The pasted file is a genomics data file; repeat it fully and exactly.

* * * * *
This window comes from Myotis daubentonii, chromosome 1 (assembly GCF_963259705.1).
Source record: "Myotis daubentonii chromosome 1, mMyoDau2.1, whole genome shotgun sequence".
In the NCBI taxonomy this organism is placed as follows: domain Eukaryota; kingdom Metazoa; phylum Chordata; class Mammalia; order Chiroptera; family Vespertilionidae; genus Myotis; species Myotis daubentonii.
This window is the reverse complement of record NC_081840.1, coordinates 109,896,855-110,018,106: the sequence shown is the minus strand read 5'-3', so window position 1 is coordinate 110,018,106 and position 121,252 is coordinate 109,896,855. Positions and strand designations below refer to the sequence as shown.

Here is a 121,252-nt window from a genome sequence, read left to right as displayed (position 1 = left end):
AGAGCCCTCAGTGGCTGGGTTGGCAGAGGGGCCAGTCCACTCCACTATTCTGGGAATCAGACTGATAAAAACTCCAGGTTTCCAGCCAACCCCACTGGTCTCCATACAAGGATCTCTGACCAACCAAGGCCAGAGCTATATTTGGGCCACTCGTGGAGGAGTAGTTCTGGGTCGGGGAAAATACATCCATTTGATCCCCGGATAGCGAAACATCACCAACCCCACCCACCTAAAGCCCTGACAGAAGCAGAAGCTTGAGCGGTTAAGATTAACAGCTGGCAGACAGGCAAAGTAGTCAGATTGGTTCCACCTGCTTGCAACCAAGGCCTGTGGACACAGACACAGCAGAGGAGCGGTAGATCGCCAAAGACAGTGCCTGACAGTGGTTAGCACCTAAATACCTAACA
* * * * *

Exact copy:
This window comes from Myotis daubentonii, chromosome 1 (assembly GCF_963259705.1).
Source record: "Myotis daubentonii chromosome 1, mMyoDau2.1, whole genome shotgun sequence".
In the NCBI taxonomy this organism is placed as follows: domain Eukaryota; kingdom Metazoa; phylum Chordata; class Mammalia; order Chiroptera; family Vespertilionidae; genus Myotis; species Myotis daubentonii.
This window is the reverse complement of record NC_081840.1, coordinates 109,896,855-110,018,106: the sequence shown is the minus strand read 5'-3', so window position 1 is coordinate 110,018,106 and position 121,252 is coordinate 109,896,855. Positions and strand designations below refer to the sequence as shown.

Here is a 121,252-nt window from a genome sequence, read left to right as displayed (position 1 = left end):
AGAGCCCTCAGTGGCTGGGTTGGCAGAGGGGCCAGTCCACTCCACTATTCTGGGAATCAGACTGATAAAAACTCCAGGTTTCCAGCCAACCCCACTGGTCTCCATACAAGGATCTCTGACCAACCAAGGCCAGAGCTATATTTGGGCCACTCGTGGAGGAGTAGTTCTGGGTCGGGGAAAATACATCCATTTGATCCCCGGATAGCGAAACATCACCAACCCCACCCACCTAAAGCCCTGACAGAAGCAGAAGCTTGAGCGGTTAAGATTAACAGCTGGCAGACAGGCAAAGTAGTCAGATTGGTTCCACCTGCTTGCAACCAAGGCCTGTGGACACAGACACAGCAGAGGAGCGGTAGATCGCCAAAGACAGTGCCTGACAGTGGTTAGCACCTAAATACCTAACA